(Matthew 5:43-48 ESV)
I know, I know, I’ve been really terrible about getting these posts out. Been a busy time around here and just haven’t gotten around to posting things. Finally I’m gonna post the final part of my series on Teaching the Lost Like Stephen from Acts 7. If you haven’t already, I might suggest first reading Acts 7 and then going back and reading my previous posts in this topic.
We have already discussed three ways that Stephen taught the lost. He taught using something the knew and understood, he taught them the truth, and nothing but the truth, and he taught them without fear. Today we are going to discuss how Stephen taught with love.
In Acts 7, beginning in verse 54, the Bible reads:
Now when they heard these things they were enraged, and they ground their teeth at him. But he, full of the Holy Spirit, gazed into heaven and saw the glory of God, and Jesus standing at the right hand of God. And he said, “Behold, I see the heavens opened, and the Son of Man standing at the right hand of God.” But they cried out with a loud voice and stopped their ears and rushed together at him. Then they cast him out of the city and stoned him. And the witnesses laid down their garments at the feet of a young man named Saul. And as they were stoning Stephen, he called out, “Lord Jesus, receive my spirit.” And falling to his knees he cried out with a loud voice, “Lord, do not hold this sin against them.” And when he had said this, he fell asleep.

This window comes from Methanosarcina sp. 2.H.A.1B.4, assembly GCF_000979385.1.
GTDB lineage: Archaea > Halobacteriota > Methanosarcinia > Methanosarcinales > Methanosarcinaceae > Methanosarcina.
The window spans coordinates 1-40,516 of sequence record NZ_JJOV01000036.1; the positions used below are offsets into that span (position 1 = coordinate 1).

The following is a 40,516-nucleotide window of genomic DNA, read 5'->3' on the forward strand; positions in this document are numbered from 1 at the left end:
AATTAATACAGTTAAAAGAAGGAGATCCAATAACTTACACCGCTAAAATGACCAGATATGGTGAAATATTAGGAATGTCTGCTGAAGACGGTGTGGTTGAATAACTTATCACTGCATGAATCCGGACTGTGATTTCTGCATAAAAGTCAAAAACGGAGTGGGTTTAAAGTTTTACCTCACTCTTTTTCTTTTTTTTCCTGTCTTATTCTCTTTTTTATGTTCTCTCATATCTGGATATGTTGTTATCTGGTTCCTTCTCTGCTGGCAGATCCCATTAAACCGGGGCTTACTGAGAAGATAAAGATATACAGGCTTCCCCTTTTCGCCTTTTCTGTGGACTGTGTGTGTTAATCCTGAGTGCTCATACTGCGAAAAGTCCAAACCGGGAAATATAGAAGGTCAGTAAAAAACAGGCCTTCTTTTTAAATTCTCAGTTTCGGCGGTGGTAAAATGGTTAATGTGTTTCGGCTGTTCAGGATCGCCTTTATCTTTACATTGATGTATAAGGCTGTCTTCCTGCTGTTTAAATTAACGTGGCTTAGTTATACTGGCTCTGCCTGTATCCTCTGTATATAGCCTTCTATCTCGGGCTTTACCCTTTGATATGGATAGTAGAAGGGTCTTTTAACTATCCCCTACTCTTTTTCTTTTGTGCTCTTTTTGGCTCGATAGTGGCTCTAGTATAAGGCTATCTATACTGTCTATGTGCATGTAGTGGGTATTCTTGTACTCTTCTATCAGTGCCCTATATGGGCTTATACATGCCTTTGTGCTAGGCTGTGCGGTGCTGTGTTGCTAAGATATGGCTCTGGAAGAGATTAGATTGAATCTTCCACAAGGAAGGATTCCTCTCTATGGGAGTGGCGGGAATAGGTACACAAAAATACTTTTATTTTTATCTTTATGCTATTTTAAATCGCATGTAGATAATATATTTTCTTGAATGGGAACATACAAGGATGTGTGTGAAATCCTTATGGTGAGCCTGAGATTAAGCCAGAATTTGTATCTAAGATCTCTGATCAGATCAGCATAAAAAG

Even as Stephen fell to his knees about to die from stoning, he spoke with love toward his fellow man. His statement, “Lord do not hold this sin against them,” should remind us of what our Lord said from the cross, “Father, forgive them, for they know not what they do.”
Love is such a central theme to so much of the Bible. Paul said in 1 Corinthians 13 that no matter what gifts we may have, or what knowledge or faith we may possess, without love, we have nothing. Jesus told his followers in Matthew 5, “Love your enemies.” In John’s first epistle, he reminds us that if we say we love God, but hate our brother, we are lying. Paul encouraged the Ephesians to speak the truth, “in love (Eph 4:15).”
There are three kinds of people when it comes to this idea that Paul discusses in Eph 4:15. First, there are some who ignore the truth. They are loving and love to say, “Jesus loves you,” but they leave it at that. They don’t teach the truth about sin. While the message may sound good, it doesn’t teach the whole counsel of God, so it is actually leading souls away from God.